Being profitable on its own shouldn’t be your only financial goal; you also need to be able to generate cash flow from your operations. If you don’t maintain enough liquidity, you’ll struggle to pay bills and, longer-term, you won’t be able to invest in equipment and expansions to maintain or improve your programs.
Cash flows don’t always match the timing of revenue and expenses. For example, a funder may commit to giving you a grant but not send the money for a couple months. Depreciation will increase your expenses but not impact your cash balance. In addition to an operating budget, you should also maintain a cash flow budget to predict when money will come in and go out. If you identify a future period where you’ll run a cash deficit, you can take actions ahead of time to alleviate it. You’ll also see when you’ll be bringing in a lot of cash, such as during a busy season of fee-for-service work, or a surge of donations at the end of the year, which will let you build up a reserve for times of slower business or when large bills come due.
There are several steps you can take to improve cash flows.
Prioritize unrestricted revenue. If a high percentage of your grants or donations are restricted for specific purposes or time periods, look for other sources of income that have more flexibility. The more unencumbered funds you have, the easier it is to pay general, ongoing expenses.
Diversify your sources of revenue. Government grants may be reduced or end when tax receipts fall. Foundations may change the priorities of what projects they fund. If you have a small number of donors that contribute a large portion of your gifts, you could be in a pinch if one of them stops giving. The more sources of revenue you have, the more versatile you’ll be when your funding landscaping changes and you won’t be harmed if one source drops off.
Understand when funders will pay you. When a foundation gives you a grant, will it disburse the funds near the beginning of the funding period, or after the period ends? For cost-reimbursement contracts, how long will the funder take to pay you after you invoice them? To the extent practical, try to avoid front-loading expenses on grants that won’t be paid until later in the grant period. Having several revenue streams will help alleviate this, especially with a high proportion of unrestricted funds.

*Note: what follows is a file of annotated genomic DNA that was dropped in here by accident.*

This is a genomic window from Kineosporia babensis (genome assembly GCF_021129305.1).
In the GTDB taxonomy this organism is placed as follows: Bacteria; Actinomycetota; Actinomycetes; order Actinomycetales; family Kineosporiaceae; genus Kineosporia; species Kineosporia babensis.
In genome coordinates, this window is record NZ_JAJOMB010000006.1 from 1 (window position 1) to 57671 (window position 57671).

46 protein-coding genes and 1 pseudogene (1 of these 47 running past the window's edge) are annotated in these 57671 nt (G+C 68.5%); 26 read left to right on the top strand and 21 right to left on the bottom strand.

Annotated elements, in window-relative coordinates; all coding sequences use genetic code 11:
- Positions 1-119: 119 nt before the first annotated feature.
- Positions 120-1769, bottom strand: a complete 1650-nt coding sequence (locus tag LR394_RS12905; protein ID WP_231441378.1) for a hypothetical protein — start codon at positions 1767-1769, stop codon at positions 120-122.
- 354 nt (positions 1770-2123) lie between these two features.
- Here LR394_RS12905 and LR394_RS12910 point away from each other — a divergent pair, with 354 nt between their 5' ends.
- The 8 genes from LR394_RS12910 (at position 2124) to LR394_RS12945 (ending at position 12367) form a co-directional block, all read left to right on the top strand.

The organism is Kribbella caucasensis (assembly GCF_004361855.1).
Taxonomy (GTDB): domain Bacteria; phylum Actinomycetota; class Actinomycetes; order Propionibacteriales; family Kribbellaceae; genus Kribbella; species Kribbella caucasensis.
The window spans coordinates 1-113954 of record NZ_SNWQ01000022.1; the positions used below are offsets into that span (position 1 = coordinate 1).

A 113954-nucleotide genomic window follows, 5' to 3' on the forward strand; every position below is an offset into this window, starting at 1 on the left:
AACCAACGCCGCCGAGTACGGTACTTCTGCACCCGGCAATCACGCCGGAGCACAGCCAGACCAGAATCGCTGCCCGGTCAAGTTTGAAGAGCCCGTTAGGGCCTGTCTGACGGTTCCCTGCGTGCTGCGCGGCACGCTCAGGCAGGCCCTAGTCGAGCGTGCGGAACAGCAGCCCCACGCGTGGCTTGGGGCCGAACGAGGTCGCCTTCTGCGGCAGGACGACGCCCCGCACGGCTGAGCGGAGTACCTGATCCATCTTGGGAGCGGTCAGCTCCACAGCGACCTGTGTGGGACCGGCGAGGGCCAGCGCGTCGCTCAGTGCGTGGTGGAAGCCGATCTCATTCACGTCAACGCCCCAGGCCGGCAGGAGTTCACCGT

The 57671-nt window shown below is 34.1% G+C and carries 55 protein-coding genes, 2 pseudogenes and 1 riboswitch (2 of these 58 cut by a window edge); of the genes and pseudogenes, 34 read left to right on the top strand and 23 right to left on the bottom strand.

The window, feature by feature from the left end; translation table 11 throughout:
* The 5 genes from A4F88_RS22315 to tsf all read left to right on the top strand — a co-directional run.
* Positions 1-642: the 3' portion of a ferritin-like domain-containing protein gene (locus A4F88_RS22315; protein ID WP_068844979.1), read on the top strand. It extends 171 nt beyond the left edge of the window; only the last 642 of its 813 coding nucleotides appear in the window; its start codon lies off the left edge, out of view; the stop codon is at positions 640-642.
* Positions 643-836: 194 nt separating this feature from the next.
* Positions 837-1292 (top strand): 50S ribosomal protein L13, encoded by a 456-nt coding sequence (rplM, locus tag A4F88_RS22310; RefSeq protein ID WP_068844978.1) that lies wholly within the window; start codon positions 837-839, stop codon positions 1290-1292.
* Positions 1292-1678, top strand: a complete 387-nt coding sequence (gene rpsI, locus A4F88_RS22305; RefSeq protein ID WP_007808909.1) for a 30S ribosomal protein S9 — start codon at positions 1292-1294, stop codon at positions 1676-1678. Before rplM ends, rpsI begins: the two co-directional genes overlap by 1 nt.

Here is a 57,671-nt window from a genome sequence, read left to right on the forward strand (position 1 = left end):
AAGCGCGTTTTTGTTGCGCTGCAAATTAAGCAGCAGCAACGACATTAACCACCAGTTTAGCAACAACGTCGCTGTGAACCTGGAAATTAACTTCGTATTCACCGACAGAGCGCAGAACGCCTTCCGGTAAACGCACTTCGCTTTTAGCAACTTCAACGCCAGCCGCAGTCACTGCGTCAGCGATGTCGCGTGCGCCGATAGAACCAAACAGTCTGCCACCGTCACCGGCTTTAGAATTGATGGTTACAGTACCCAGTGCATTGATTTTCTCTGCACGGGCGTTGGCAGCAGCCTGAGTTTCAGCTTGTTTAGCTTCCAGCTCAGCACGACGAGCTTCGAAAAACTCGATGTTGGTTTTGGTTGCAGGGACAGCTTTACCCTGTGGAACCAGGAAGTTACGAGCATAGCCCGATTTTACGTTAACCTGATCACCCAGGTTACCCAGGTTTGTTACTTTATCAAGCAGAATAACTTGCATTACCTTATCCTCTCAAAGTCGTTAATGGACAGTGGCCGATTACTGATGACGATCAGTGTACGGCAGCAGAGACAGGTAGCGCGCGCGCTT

Negotiate payment terms with vendors and suppliers. Some vendors will give you a discount if you pay your bill quickly. For those that don’t, hold off on paying until the bill is due to allow more time to collect incoming revenue.
Monitor inventory levels. If you sell products, don’t keep more inventory on hand than you need. Especially for products that you don’t sell many of, you don’t want to tie up more cash than necessary. It may be used better on products you sell more of, or on other expenses.
Budget a surplus. If you plan to not just break even, but have a surplus, you’ll have still have room in your budget if funding dries up, you don’t get a grant or contract you were expecting, or a fundraising appeal is less effective than in past years. For example, if you budget for a 10% surplus, but revenue is 5% lower than planned, you’ll still have a surplus if your expenses stay within the budget.
The most important part of cash management is being proactive. Pay attention to the cash balance you have on hand and what cash flows are coming up over the next several months. Compare your budgeted cash flows to what actually materializes. The more you know, the better you can plan for downtimes and make course corrections if things go better or worse than expected.